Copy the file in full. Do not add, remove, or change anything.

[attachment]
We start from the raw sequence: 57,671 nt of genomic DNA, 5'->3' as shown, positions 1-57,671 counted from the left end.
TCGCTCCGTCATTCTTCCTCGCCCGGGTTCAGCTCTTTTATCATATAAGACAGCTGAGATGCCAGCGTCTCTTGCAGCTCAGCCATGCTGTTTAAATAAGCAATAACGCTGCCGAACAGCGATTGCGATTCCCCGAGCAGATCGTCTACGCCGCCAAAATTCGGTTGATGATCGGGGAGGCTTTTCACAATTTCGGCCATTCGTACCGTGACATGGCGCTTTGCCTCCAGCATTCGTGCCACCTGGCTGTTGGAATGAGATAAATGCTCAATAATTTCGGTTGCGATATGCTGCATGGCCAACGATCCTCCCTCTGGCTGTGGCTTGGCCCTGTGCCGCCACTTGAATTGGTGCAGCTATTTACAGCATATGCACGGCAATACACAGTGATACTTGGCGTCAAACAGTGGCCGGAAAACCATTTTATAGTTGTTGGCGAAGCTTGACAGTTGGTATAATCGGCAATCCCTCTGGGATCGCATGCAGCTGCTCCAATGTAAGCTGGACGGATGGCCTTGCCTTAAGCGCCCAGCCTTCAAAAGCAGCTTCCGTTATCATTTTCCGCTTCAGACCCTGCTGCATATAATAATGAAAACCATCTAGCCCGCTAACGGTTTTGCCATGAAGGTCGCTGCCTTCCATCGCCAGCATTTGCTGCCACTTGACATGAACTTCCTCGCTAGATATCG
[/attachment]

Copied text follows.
We start from the raw sequence: 57,671 nt of genomic DNA, 5'->3' as shown, positions 1-57,671 counted from the left end.
TCGCTCCGTCATTCTTCCTCGCCCGGGTTCAGCTCTTTTATCATATAAGACAGCTGAGATGCCAGCGTCTCTTGCAGCTCAGCCATGCTGTTTAAATAAGCAATAACGCTGCCGAACAGCGATTGCGATTCCCCGAGCAGATCGTCTACGCCGCCAAAATTCGGTTGATGATCGGGGAGGCTTTTCACAATTTCGGCCATTCGTACCGTGACATGGCGCTTTGCCTCCAGCATTCGTGCCACCTGGCTGTTGGAATGAGATAAATGCTCAATAATTTCGGTTGCGATATGCTGCATGGCCAACGATCCTCCCTCTGGCTGTGGCTTGGCCCTGTGCCGCCACTTGAATTGGTGCAGCTATTTACAGCATATGCACGGCAATACACAGTGATACTTGGCGTCAAACAGTGGCCGGAAAACCATTTTATAGTTGTTGGCGAAGCTTGACAGTTGGTATAATCGGCAATCCCTCTGGGATCGCATGCAGCTGCTCCAATGTAAGCTGGACGGATGGCCTTGCCTTAAGCGCCCAGCCTTCAAAAGCAGCTTCCGTTATCATTTTCCGCTTCAGACCCTGCTGCATATAATAATGAAAACCATCTAGCCCGCTAACGGTTTTGCCATGAAGGTCGCTGCCTTCCATCGCCAGCATTTGCTGCCACTTGACATGAACTTCCTCGCTAGATATCG